Winning five presidential elections in the last 35 years and coming second in four others places the PT as a relevant historical subject, as well as a protagonist of the New Republic and disables any interlocutor from pointing out capital flaws. If the criterion for success is victory, he did more things right than wrong, as he was in the second round in all the elections in which that round took place (seven of the last nine elections), he won five of those and in the two elections in which he did not there was a second round was in second place in both cases. Only a strong party, with powerful communication and organizational capacity, can present this performance. Even with all the internal and external debate, the results are unequivocally successful.

And yes! The primary function of a political party is the conquest of political power. This is what they are born for and this is their function. In liberal democracies, this involves winning elections and providing political support for their cadres to govern. Winning elections and forming a government is not the only, but it is the best indicator that the Party has played its part.

Secondly, it is necessary to rule out that the PT is not immune to the characteristic defects of Brazilian society – despite what many militants insist on denying. The fact that there is reflection on social vices and even project efforts and public policies to face them, does not mean that there is internal and external success in combating some barbarities that plague us. As a party, the PT has to face racism, machismo, clientelism, nepotism (just to mention some relevant issues) also internally.

And it has scandalous failures. Characteristics that make Brazilian society difficult to deal with and are rooted in our political culture invade through every pore of any institution. The PT has a direct influence on Brazilian society and also needs to recognize that Brazilian society permeates its practices and is the basis on which it is formed; this has as a direct and inevitable consequence inherent vices that affect their daily practice, such as clientelistic bureaucratization.

Max Weber spoke of the “iron cage” that the rationalization characteristic of modernity provoked and generates the bureaucratization of a society. Bureaucratization is an external element that captures the political system by professional parties as part of a broader process. PT is not immune to this diagnosis. On the contrary, it is intoxicated by a strong Brazilian wing bureaucracy that imprisons part of its structures, swallows strategic positions and distances itself from the spontaneous representation of the social masses. There is no doubt that the PT party bureaucracy imposes itself on a daily basis on spontaneous militancy and causes distortions.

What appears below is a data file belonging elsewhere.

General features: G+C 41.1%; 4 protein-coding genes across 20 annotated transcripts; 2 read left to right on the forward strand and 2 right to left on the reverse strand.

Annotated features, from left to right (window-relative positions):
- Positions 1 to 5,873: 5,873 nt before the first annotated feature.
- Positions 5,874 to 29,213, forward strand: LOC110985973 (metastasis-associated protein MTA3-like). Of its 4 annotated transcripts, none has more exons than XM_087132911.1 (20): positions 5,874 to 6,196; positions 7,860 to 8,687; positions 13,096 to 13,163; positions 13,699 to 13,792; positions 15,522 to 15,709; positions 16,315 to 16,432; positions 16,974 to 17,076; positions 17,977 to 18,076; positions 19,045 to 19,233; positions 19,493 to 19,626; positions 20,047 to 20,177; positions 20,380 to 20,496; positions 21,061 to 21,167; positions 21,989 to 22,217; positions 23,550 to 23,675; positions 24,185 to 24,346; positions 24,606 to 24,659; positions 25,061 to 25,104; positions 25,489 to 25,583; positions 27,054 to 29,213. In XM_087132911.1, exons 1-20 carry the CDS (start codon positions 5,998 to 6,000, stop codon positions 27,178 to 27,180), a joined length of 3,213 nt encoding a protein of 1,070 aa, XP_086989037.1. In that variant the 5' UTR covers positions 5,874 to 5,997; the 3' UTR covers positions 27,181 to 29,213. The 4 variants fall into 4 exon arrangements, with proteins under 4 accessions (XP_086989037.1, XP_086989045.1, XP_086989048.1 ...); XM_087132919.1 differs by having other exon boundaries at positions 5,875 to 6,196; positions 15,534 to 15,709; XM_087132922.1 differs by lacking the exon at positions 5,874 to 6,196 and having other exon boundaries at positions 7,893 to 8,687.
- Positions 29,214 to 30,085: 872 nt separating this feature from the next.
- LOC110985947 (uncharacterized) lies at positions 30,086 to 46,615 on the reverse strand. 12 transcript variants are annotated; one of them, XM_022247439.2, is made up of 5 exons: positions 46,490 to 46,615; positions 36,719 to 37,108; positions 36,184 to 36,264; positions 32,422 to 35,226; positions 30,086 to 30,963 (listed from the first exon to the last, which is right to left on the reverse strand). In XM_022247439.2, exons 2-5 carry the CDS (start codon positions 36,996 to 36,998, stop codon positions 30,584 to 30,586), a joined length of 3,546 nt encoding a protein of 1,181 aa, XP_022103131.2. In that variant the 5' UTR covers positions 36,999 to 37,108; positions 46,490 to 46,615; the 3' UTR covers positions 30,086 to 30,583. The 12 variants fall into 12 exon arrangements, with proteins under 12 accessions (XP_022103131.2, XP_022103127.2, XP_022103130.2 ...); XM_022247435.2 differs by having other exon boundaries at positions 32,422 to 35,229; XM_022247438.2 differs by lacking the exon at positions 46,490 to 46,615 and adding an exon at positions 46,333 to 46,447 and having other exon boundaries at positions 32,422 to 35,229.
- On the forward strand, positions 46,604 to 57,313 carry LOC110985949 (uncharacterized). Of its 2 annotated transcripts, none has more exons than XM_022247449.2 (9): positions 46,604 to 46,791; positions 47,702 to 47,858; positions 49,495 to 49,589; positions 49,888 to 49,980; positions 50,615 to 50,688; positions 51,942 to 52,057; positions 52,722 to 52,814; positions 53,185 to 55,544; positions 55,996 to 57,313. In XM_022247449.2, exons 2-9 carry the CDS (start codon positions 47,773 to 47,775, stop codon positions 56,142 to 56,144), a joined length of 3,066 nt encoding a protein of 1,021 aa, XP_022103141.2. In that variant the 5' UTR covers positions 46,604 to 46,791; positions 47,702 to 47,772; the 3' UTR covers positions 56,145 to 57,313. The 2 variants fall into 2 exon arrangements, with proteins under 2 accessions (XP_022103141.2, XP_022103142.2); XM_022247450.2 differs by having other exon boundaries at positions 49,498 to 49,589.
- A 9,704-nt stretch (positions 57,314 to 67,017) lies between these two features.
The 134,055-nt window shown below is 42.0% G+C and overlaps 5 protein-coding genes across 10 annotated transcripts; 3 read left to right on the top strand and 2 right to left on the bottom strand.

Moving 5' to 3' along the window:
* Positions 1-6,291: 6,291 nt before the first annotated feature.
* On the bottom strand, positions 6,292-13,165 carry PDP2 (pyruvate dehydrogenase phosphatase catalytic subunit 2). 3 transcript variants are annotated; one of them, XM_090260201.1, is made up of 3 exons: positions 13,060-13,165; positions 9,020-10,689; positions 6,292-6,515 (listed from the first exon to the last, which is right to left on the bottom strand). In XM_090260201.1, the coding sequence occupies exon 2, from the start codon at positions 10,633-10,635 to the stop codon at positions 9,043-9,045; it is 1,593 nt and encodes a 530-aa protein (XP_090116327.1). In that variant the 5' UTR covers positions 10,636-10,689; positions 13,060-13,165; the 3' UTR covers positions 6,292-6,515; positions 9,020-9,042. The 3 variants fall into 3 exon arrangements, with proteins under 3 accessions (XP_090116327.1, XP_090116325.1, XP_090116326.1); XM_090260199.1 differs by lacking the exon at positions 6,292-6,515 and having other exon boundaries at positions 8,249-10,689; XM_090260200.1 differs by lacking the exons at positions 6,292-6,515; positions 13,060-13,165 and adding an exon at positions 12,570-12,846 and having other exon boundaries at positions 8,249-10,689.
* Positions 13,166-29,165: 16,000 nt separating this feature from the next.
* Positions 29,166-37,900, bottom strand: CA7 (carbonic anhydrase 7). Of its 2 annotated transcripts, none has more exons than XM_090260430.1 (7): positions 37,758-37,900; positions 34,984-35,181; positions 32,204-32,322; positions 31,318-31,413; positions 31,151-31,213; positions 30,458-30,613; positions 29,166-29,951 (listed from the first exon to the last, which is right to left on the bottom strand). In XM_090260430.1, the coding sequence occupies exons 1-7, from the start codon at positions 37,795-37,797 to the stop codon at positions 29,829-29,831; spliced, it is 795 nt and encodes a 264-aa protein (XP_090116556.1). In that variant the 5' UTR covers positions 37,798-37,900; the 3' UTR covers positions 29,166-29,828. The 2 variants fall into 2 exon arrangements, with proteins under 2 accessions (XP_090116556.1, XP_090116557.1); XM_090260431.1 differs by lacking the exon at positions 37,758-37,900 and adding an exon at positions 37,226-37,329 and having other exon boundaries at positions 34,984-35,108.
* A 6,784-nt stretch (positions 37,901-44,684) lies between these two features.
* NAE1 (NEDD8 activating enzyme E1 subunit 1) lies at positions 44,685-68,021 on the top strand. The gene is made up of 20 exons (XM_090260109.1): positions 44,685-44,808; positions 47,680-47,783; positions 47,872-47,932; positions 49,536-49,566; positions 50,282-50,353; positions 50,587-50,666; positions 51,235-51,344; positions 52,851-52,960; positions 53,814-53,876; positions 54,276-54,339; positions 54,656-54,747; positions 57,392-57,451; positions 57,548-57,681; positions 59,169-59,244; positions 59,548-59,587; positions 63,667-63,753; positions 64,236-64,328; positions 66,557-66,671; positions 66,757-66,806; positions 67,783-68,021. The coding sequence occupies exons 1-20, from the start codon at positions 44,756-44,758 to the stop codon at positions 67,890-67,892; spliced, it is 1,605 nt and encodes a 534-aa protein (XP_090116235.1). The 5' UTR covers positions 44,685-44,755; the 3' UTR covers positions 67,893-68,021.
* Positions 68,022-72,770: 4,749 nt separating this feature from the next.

All these analyzes are important only if there is learning in the PT. It exists, but it is not organized or systematic. It occurs, but mainly in defeats. It is a fact that the PT learned and adapted with the defeats, and it is also evident that it has learning difficulties with the victories. Recently, my concern is that even the defeats don't seem to have been pedagogical. This means that the party has repeated vices that make it cringe, with petty decisions; fruit of a constellation of causes that certainly includes the bureaucratization of structures.

The process of impeachment of President Dilma Rousseff and the facts that followed this historic event were poorly digested by the party. Victimization (but not only) prevented problems from being exposed and errors from being evaluated. It is understandable that this happens, but at very high costs. In general, when a process like the 2016 coup takes place, regardless of whether it is right or wrong, the party is punished by voters with 15 or 20 years of rejection – which in the electoral count is 3 or 4 cycles. But then came Jair Bolsonaro with his inept way of acting, which allowed Lula to reassume command and put the PT back in government.

Anyway, whether its critics like it or not, history has given the PT a second chance – which usually does not happen. And this opens up possibilities: the historical accident can prevent the announced collapse of the party and prevent the “life cycle” characteristic of the Brazilian party system from reaching it; or, in a second hypothesis: it will only postpone the inevitable and maintaining the presidency for as long as it lasts will not prevent, but only soften the party's downward trajectory in terms of representation.

Which way will the story go? There are many variables to consider to answer this question reasonably. But a fundamental variable for this account is the PT itself: it will depend on the way in which the party absorbs events, learns from successes and mistakes and reacts to the process in its decision-making structure. If the PT maintains its decision-making process, its internal mechanisms and an aging bureaucracy at the forefront, it will also maintain decisions that led to its recent defeats. But if you institutionalize the institutional learning process, you may have the ability to reconnect with the social representation system.